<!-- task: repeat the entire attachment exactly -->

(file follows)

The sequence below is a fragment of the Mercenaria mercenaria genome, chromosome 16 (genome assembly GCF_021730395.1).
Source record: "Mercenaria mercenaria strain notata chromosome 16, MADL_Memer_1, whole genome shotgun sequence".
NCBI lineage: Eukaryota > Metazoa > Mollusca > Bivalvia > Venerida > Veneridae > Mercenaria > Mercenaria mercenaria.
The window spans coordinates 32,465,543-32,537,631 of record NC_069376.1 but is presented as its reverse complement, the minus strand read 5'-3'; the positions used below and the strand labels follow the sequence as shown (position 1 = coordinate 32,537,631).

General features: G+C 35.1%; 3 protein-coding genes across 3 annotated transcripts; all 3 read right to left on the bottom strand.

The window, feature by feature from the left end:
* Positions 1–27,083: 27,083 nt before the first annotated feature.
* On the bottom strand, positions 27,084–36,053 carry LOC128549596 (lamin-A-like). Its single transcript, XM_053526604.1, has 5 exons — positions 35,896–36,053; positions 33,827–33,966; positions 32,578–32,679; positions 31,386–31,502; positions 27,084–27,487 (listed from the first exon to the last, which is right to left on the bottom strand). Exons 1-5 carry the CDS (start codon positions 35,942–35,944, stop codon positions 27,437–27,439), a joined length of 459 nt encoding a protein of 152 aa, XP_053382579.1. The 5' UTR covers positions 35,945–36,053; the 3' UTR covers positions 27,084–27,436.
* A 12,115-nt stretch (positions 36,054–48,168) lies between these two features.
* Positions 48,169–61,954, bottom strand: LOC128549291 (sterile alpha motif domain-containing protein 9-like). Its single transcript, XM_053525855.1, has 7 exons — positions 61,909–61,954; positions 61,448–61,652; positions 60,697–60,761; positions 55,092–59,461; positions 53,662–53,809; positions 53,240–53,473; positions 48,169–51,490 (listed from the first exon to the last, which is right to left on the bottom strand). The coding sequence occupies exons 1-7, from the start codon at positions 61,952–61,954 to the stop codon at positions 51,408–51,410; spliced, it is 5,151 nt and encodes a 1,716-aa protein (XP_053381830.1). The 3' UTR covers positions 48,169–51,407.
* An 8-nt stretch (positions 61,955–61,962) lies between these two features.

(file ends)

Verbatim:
The sequence below is a fragment of the Mercenaria mercenaria genome, chromosome 16 (genome assembly GCF_021730395.1).
Source record: "Mercenaria mercenaria strain notata chromosome 16, MADL_Memer_1, whole genome shotgun sequence".
NCBI lineage: Eukaryota > Metazoa > Mollusca > Bivalvia > Venerida > Veneridae > Mercenaria > Mercenaria mercenaria.
The window spans coordinates 32,465,543-32,537,631 of record NC_069376.1 but is presented as its reverse complement, the minus strand read 5'-3'; the positions used below and the strand labels follow the sequence as shown (position 1 = coordinate 32,537,631).

General features: G+C 35.1%; 3 protein-coding genes across 3 annotated transcripts; all 3 read right to left on the bottom strand.

The window, feature by feature from the left end:
* Positions 1–27,083: 27,083 nt before the first annotated feature.
* On the bottom strand, positions 27,084–36,053 carry LOC128549596 (lamin-A-like). Its single transcript, XM_053526604.1, has 5 exons — positions 35,896–36,053; positions 33,827–33,966; positions 32,578–32,679; positions 31,386–31,502; positions 27,084–27,487 (listed from the first exon to the last, which is right to left on the bottom strand). Exons 1-5 carry the CDS (start codon positions 35,942–35,944, stop codon positions 27,437–27,439), a joined length of 459 nt encoding a protein of 152 aa, XP_053382579.1. The 5' UTR covers positions 35,945–36,053; the 3' UTR covers positions 27,084–27,436.
* A 12,115-nt stretch (positions 36,054–48,168) lies between these two features.
* Positions 48,169–61,954, bottom strand: LOC128549291 (sterile alpha motif domain-containing protein 9-like). Its single transcript, XM_053525855.1, has 7 exons — positions 61,909–61,954; positions 61,448–61,652; positions 60,697–60,761; positions 55,092–59,461; positions 53,662–53,809; positions 53,240–53,473; positions 48,169–51,490 (listed from the first exon to the last, which is right to left on the bottom strand). The coding sequence occupies exons 1-7, from the start codon at positions 61,952–61,954 to the stop codon at positions 51,408–51,410; spliced, it is 5,151 nt and encodes a 1,716-aa protein (XP_053381830.1). The 3' UTR covers positions 48,169–51,407.
* An 8-nt stretch (positions 61,955–61,962) lies between these two features.